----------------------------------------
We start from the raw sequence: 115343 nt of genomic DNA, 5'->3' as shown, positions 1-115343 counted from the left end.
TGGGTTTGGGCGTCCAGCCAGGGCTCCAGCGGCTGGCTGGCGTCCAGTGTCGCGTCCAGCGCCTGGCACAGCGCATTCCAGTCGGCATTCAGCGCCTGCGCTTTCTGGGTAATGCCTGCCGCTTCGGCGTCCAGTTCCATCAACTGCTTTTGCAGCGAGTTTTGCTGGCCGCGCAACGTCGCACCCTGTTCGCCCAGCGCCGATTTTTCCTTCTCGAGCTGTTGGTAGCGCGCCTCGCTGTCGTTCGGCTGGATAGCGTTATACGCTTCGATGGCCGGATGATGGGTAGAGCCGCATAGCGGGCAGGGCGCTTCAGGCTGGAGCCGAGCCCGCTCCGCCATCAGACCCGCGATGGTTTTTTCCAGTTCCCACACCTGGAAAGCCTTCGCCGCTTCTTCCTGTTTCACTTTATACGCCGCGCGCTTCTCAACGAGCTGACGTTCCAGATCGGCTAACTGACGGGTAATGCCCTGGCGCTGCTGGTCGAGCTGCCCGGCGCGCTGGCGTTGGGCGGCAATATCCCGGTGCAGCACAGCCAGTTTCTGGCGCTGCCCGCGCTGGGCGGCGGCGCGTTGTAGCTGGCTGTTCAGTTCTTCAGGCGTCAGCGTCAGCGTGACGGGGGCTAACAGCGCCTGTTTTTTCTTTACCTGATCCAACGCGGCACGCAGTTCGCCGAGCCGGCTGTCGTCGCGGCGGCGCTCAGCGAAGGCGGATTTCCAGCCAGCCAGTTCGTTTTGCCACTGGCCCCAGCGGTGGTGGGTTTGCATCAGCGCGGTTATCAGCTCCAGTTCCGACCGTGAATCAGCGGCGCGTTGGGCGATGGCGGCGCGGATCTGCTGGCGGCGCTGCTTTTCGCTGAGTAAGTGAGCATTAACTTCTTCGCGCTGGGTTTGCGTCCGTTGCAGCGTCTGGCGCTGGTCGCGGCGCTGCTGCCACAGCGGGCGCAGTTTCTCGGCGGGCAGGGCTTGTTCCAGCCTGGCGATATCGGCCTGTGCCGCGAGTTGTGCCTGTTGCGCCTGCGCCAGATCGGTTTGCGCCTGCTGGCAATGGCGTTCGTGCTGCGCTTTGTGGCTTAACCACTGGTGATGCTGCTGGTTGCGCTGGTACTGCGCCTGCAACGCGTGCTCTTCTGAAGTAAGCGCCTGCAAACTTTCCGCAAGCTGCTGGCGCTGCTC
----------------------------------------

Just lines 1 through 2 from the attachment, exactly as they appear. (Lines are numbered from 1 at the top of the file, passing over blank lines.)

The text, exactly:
We start from the raw sequence: 115343 nt of genomic DNA, 5'->3' as shown, positions 1-115343 counted from the left end.
TGGGTTTGGGCGTCCAGCCAGGGCTCCAGCGGCTGGCTGGCGTCCAGTGTCGCGTCCAGCGCCTGGCACAGCGCATTCCAGTCGGCATTCAGCGCCTGCGCTTTCTGGGTAATGCCTGCCGCTTCGGCGTCCAGTTCCATCAACTGCTTTTGCAGCGAGTTTTGCTGGCCGCGCAACGTCGCACCCTGTTCGCCCAGCGCCGATTTTTCCTTCTCGAGCTGTTGGTAGCGCGCCTCGCTGTCGTTCGGCTGGATAGCGTTATACGCTTCGATGGCCGGATGATGGGTAGAGCCGCATAGCGGGCAGGGCGCTTCAGGCTGGAGCCGAGCCCGCTCCGCCATCAGACCCGCGATGGTTTTTTCCAGTTCCCACACCTGGAAAGCCTTCGCCGCTTCTTCCTGTTTCACTTTATACGCCGCGCGCTTCTCAACGAGCTGACGTTCCAGATCGGCTAACTGACGGGTAATGCCCTGGCGCTGCTGGTCGAGCTGCCCGGCGCGCTGGCGTTGGGCGGCAATATCCCGGTGCAGCACAGCCAGTTTCTGGCGCTGCCCGCGCTGGGCGGCGGCGCGTTGTAGCTGGCTGTTCAGTTCTTCAGGCGTCAGCGTCAGCGTGACGGGGGCTAACAGCGCCTGTTTTTTCTTTACCTGATCCAACGCGGCACGCAGTTCGCCGAGCCGGCTGTCGTCGCGGCGGCGCTCAGCGAAGGCGGATTTCCAGCCAGCCAGTTCGTTTTGCCACTGGCCCCAGCGGTGGTGGGTTTGCATCAGCGCGGTTATCAGCTCCAGTTCCGACCGTGAATCAGCGGCGCGTTGGGCGATGGCGGCGCGGATCTGCTGGCGGCGCTGCTTTTCGCTGAGTAAGTGAGCATTAACTTCTTCGCGCTGGGTTTGCGTCCGTTGCAGCGTCTGGCGCTGGTCGCGGCGCTGCTGCCACAGCGGGCGCAGTTTCTCGGCGGGCAGGGCTTGTTCCAGCCTGGCGATATCGGCCTGTGCCGCGAGTTGTGCCTGTTGCGCCTGCGCCAGATCGGTTTGCGCCTGCTGGCAATGGCGTTCGTGCTGCGCTTTGTGGCTTAACCACTGGTGATGCTGCTGGTTGCGCTGGTACTGCGCCTGCAACGCGTGCTCTTCTGAAGTAAGCGCCTGCAAACTTTCCGCAAGCTGCTGGCGCTGCTC